To attract more female trainees to radiology, Ackerman recommends that faculty and department leaders mentor medical students, support radiology interest groups, and promote social activities to foster engagement and forge close bonds. According to Ackerman, friendships are more likely to develop when students, residents, and faculty gather for potluck dinners and other informal events, and share advice that might not be covered in a classroom.

“In my department, we have a ‘Women in Radiology’ group that meets quarterly,” Ackerman says. “We have social events, fundraisers at holidays, and an end-of-year dinner for graduating residents and fellows. It’s about creating opportunities to involve women, regardless of career level.”

The American Association for Women Radiologists, the ACR, and the Women in IR Section of the Society of Interventional Radiology have also promoted outreach and engagement by sponsoring social gatherings, mentoring sessions, and workshops to attract female students and trainees to the field. Still, only about 27 percent of radiology residents are female, according to the AAMC 2015 report on residents.

According to Carolyn C. Meltzer, MD, FACR, chair of the department of radiology and imaging sciences at Emory University School of Medicine, changing the culture of a field can be a slow and daunting process. “In my department we’ve been working for more than a decade to make our department and our leadership more diverse,” says Meltzer. “It has to be intentional. You have to instill greater diversity at all levels of an organization in order to promote an inclusive culture and better decision-making. It starts with leadership. We’re not there yet.”

Not surprisingly, women are more inclined to join radiology practices that visibly employ and promote other women, says Lakshmi Balachandra, MBA, PhD, assistant professor of entrepreneurship at Babson College in Wellesley, Mass., and a Radiology Leadership Institute® faculty member. Balachandra advises recruiters to think about how they can showcase to women the perks of a particular job: flexible schedules that help make work-life balance more manageable, competitive compensation, parental leave policies to accommodate new or growing families, and demonstrating how their contributions will be valued and rewarded through career advancement.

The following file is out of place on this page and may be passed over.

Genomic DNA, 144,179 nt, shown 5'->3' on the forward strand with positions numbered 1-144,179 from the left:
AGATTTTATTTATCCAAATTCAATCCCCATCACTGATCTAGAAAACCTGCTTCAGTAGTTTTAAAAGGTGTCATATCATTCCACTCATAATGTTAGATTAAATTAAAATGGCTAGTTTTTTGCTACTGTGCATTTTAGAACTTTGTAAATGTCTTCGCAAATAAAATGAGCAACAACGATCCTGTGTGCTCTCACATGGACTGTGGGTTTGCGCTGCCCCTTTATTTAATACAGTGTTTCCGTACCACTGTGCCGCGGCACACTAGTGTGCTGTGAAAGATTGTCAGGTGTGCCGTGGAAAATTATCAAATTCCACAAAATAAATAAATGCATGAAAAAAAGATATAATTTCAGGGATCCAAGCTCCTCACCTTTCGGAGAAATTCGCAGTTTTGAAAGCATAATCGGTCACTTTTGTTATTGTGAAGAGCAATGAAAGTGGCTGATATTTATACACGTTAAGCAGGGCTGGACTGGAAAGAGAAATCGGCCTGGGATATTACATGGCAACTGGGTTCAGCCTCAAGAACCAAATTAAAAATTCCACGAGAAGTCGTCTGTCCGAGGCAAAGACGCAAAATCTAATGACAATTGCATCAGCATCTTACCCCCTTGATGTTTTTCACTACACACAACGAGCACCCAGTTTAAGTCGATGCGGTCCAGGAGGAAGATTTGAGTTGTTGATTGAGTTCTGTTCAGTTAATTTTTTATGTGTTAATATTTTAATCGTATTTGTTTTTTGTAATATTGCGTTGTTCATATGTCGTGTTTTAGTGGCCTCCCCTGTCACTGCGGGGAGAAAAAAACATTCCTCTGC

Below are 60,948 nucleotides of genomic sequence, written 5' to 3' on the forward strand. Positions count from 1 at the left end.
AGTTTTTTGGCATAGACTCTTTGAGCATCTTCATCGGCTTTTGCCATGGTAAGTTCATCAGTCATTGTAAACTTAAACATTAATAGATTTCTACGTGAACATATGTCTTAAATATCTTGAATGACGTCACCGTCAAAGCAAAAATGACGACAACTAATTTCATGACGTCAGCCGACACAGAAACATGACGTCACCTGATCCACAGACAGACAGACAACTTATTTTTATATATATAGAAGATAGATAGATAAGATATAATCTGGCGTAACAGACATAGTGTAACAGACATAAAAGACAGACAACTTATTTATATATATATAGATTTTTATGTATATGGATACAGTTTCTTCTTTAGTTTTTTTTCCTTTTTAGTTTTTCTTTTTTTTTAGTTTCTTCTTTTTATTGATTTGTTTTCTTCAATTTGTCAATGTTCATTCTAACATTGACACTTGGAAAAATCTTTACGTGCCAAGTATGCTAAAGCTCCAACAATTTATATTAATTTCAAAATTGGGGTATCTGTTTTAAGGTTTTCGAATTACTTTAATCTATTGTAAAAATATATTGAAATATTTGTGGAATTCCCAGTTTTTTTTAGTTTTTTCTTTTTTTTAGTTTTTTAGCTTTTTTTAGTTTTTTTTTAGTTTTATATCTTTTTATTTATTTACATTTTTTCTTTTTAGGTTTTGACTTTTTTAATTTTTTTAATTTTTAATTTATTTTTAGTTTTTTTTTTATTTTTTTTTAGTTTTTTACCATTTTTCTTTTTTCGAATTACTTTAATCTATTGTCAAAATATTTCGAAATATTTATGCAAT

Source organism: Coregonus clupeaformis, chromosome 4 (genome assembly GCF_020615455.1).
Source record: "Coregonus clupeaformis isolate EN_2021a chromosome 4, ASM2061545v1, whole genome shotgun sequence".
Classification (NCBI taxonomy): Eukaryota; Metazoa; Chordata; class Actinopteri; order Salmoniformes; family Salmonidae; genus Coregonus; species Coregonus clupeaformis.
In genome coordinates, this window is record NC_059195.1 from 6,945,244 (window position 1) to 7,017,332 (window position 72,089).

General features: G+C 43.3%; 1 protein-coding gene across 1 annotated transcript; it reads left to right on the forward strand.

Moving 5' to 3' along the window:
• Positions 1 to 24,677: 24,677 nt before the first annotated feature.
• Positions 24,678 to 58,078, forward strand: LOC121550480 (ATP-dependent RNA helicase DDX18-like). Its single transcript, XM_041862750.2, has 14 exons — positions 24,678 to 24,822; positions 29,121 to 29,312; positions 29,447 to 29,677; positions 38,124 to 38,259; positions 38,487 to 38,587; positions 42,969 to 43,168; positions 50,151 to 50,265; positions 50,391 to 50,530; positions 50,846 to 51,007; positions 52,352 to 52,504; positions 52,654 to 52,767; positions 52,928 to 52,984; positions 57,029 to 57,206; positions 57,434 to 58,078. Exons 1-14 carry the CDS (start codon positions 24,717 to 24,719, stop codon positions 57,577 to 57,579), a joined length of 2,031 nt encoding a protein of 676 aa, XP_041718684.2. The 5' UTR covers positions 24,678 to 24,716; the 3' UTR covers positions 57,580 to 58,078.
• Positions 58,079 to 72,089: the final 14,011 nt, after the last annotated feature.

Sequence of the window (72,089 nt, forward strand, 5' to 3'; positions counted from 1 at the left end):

According to Retrouvey, recruiting female medical students and trainees to radiology by touting direct patient care, accommodating work environments, opportunities for leadership roles, and other highlights will ultimately benefit healthcare outcomes. “When women radiologists join medical teams, differing perspectives and new approaches to patient care are likely to emerge,” Retrouvey says.

Deitte agrees. “I firmly believe that there is no better time to be a woman in radiology than now,” she says. “It’s time to move this needle forward.”



By Carole Fleck, freelance writer, ACR Press

ENDNOTES
1. Association of American Medical Colleges. Table 1: medical students, selected years, 1965–2015. Available at bit.ly/AAMC_Table1.
2. Fielding JR, Major NM, Mullan BF, Neutze JA, Shaffer K, Wilcox CB, Paynter L, Pisano ED. Choosing a specialty in medicine: female medical students and radiology. AM J Roentgenol. 2007;188: 897-900. Available at bit.ly/AJR_Table4.
3. Vassar L. How medical specialties vary by gender. AMA Wire. February 18, 2015. Available at bit.ly/AMAWire_SpecialtiesbyGender.

Share this content

Submit to FacebookSubmit to Google PlusSubmit to TwitterSubmit to LinkedIn